But I guarantee that if it does fit into your universe, you're probably going to come back week after week.
From the outside, the neon lights of The Squire Lounge glow with the type of empty promises that only a dive bar can offer. Upon entering, music wanes from the jukebox, and the bartenders quickly work to catch the customers up to whatever level they're looking to hit.
The open mic started somewhere in the vicinity of 11:00pm. The timing definitely isn't for the faint of heart, and neither is the comedy. It boasts an eclectic mix of comedians, ranging from seasoned comics to first-timers willing to take on the brutally unforgiving scene of the Squire. Talk about cojones, my friends.
Greg Baumhauer hosted this past Tuesday with the effect of a parent watching over his many children, applauding and extending the good ones and occasionally playing the role of CJ Parker, running to the stage and rescuing a struggling swimmer, maybe with a slightly sardonic edge. His between-act commentary set the newbies up for a hopefully un-heckled first try and the vets for a crowd with wide-open ears. In explaining his set-up of the act, he talked of creating a structure that gave everyone a chance, balancing the best with the rest and hoping that the good ones were on their game to carry everyone through the rough patches.
And his artful lineup is effective. The night carried itself in a way that the three hours rarely felt long, and the sheer volume of comedians--I counted thirteen and there were definitely more than that-- would dictate that you'd feel alot more of that "Is this over yet?" feeling that came in extremely small doses and more towards the end of the show. Sad and lonely is the comedian who has to follow local favorite Adam Cayton-Holland in this group. He skillfully brought the crowd to a state of alertness that I didn't know could exist in the midst of a boozed-up slurge of miscreants. After he berated a heckler in perfect --and apparently funny-- spanish, I hung up my mental hat and thought "What can't this kid do?"
The crowd did cartwheels over the next few acts, and finally someone re-commanded the attention of the audience and brought the few semi-coherent attendees back to the comedic reality that existed on stage.
A few shots of comedy and some shout-outs to the ones that I loved:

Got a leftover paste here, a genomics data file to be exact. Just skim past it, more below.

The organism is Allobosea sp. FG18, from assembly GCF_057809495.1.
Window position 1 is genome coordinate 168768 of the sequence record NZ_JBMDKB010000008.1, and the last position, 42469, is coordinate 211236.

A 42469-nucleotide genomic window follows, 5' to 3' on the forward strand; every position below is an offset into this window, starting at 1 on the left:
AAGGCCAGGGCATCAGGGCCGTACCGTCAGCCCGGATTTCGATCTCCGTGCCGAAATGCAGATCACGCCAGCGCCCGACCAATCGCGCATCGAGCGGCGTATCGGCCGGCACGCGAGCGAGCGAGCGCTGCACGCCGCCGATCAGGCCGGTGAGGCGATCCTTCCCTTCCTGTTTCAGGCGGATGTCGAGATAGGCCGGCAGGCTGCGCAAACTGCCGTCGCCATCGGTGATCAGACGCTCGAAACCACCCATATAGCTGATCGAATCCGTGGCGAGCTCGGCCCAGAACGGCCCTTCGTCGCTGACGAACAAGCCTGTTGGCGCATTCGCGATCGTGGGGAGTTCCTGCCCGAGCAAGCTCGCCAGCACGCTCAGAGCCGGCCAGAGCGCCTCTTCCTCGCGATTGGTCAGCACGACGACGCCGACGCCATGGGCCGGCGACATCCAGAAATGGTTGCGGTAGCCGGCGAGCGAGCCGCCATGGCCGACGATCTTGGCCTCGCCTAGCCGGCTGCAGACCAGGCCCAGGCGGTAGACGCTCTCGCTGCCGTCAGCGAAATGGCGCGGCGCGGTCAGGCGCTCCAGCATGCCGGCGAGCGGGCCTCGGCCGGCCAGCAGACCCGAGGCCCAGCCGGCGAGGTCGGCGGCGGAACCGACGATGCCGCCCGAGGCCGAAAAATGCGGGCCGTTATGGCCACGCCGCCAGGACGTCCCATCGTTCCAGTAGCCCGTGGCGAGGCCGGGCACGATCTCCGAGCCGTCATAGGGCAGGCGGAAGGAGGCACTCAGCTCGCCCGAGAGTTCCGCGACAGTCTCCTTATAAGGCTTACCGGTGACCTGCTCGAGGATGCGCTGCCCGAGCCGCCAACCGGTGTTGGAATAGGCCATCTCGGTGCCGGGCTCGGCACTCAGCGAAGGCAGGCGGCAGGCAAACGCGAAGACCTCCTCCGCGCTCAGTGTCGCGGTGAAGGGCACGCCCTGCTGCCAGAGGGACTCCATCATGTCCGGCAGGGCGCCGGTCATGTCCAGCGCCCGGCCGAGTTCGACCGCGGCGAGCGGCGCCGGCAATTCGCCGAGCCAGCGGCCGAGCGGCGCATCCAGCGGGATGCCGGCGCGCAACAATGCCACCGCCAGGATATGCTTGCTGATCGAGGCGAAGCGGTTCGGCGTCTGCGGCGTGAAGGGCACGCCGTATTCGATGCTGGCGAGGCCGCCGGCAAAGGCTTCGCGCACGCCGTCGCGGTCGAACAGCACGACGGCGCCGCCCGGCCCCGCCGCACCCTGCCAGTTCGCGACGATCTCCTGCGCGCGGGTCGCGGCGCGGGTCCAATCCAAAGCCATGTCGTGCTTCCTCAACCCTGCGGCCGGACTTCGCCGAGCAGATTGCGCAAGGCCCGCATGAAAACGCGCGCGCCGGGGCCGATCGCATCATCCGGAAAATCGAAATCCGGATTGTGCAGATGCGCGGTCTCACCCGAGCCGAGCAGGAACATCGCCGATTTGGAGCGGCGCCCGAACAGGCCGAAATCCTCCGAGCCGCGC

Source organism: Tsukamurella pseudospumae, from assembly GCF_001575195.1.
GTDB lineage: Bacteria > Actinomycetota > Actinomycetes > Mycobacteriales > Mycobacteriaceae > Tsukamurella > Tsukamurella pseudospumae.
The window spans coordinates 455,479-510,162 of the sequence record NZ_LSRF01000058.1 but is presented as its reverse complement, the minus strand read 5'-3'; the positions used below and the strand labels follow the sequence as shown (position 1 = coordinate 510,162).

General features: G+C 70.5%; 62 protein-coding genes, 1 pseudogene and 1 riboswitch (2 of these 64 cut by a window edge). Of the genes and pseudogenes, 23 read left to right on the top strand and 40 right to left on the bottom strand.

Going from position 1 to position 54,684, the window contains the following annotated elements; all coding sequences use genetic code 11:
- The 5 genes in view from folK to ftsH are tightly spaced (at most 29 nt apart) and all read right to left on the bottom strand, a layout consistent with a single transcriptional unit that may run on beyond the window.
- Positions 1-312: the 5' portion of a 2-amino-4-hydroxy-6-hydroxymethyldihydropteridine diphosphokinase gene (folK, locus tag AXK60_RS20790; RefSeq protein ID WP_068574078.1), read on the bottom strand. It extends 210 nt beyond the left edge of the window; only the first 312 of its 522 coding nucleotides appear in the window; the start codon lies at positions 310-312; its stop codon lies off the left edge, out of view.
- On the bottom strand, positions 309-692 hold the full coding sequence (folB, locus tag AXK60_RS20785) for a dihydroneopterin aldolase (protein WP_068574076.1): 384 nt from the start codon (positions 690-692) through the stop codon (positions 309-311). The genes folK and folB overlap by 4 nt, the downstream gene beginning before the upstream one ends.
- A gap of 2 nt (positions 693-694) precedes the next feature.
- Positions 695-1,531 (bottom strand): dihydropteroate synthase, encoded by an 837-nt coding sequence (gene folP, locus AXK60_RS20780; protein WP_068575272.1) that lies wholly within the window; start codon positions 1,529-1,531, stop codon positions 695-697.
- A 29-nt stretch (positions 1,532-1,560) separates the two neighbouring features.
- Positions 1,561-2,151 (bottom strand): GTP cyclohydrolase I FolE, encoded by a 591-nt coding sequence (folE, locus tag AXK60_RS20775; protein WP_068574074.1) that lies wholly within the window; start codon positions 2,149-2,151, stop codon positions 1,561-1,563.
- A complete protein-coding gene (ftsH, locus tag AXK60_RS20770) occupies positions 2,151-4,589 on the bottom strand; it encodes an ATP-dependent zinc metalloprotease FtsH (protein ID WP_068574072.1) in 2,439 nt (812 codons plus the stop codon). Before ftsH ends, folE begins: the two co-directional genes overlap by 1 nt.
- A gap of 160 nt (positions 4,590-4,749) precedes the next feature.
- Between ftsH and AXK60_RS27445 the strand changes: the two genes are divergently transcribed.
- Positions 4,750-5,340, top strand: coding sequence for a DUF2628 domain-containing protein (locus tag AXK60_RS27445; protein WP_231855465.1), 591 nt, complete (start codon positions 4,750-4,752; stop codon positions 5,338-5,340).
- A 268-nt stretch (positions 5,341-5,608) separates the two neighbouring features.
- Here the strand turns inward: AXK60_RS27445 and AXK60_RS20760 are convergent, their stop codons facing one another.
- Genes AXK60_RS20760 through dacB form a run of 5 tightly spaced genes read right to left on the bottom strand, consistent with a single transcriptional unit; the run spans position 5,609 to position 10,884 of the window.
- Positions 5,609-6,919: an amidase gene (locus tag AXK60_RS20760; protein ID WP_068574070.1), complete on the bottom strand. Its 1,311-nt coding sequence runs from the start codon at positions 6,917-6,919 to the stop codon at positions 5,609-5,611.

- The Mayans were not that smart, they didn't even speak english.-Chris Charpentier, blowing off the 2012 conspiracy
- Kyle Bufkin sees a kid in a Wolverine t-shirt, then shows the crowd his Wolverine tattoo. Who should be more embarrassed? Kyle, methinks.
- Steel Stover, 1st timer, blew trees down with his nerdy list of how to please a woman. Awesomely nerdy.
- Prakash Hosalli killed it. Plain and simple.
- Sam Tallent self-deprecated his way to the crowd's heart and did it wearing a plaid t-shirt with sparkly strands woven into the mix.
- Nathan Lund wrapped up the show with a crowd-commanding act that even the passed-out dude on the floor would laugh at occasionally. In his frickin' sleep.
And that's that, my friends. Cheap drinks, good comedy, and the people-watching bar of the century. Well worth attending even though I got less than four hours of sleep before having to wake up for the day job.
Like I said, it's not for everyone; however, it looks like my Tuesday nights are booked from now on. If you're brave enough to dive into the mix, get there early to get on the list with Baumhauer and prepare yourself for something that you can't really prepare for.
And until then, dont forget to subscribe to the Denver Comedy Examiner column by clicking the little thing at the top of the article. And Nicole's twitter is in desperate need of more followers. If you have any tips, info, or corrections for the DCE, catch up with Nicole at firstname.lastname@example.org.